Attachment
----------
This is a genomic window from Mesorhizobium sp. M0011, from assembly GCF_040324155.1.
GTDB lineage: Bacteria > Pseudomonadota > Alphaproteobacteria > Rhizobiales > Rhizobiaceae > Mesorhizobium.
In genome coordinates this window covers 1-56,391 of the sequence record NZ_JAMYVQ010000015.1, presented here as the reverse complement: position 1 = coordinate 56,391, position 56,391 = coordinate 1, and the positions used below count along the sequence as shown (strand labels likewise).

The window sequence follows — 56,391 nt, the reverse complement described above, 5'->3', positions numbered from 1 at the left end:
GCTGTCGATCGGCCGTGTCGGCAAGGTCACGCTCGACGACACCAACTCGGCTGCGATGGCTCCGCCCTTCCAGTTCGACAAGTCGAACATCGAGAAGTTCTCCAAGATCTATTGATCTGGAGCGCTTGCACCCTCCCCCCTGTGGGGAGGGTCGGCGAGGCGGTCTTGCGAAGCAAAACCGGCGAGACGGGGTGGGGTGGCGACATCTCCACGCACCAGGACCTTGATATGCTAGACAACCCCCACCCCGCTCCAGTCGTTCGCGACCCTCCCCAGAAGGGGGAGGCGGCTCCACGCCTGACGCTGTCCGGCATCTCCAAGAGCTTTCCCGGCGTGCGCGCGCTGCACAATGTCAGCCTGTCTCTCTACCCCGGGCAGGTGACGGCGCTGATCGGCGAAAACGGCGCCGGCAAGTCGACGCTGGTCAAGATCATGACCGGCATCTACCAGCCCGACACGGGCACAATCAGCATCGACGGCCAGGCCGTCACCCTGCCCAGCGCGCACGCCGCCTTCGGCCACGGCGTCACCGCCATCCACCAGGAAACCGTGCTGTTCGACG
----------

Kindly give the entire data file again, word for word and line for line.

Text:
This is a genomic window from Mesorhizobium sp. M0011, from assembly GCF_040324155.1.
GTDB lineage: Bacteria > Pseudomonadota > Alphaproteobacteria > Rhizobiales > Rhizobiaceae > Mesorhizobium.
In genome coordinates this window covers 1-56,391 of the sequence record NZ_JAMYVQ010000015.1, presented here as the reverse complement: position 1 = coordinate 56,391, position 56,391 = coordinate 1, and the positions used below count along the sequence as shown (strand labels likewise).

The window sequence follows — 56,391 nt, the reverse complement described above, 5'->3', positions numbered from 1 at the left end:
GCTGTCGATCGGCCGTGTCGGCAAGGTCACGCTCGACGACACCAACTCGGCTGCGATGGCTCCGCCCTTCCAGTTCGACAAGTCGAACATCGAGAAGTTCTCCAAGATCTATTGATCTGGAGCGCTTGCACCCTCCCCCCTGTGGGGAGGGTCGGCGAGGCGGTCTTGCGAAGCAAAACCGGCGAGACGGGGTGGGGTGGCGACATCTCCACGCACCAGGACCTTGATATGCTAGACAACCCCCACCCCGCTCCAGTCGTTCGCGACCCTCCCCAGAAGGGGGAGGCGGCTCCACGCCTGACGCTGTCCGGCATCTCCAAGAGCTTTCCCGGCGTGCGCGCGCTGCACAATGTCAGCCTGTCTCTCTACCCCGGGCAGGTGACGGCGCTGATCGGCGAAAACGGCGCCGGCAAGTCGACGCTGGTCAAGATCATGACCGGCATCTACCAGCCCGACACGGGCACAATCAGCATCGACGGCCAGGCCGTCACCCTGCCCAGCGCGCACGCCGCCTTCGGCCACGGCGTCACCGCCATCCACCAGGAAACCGTGCTGTTCGACG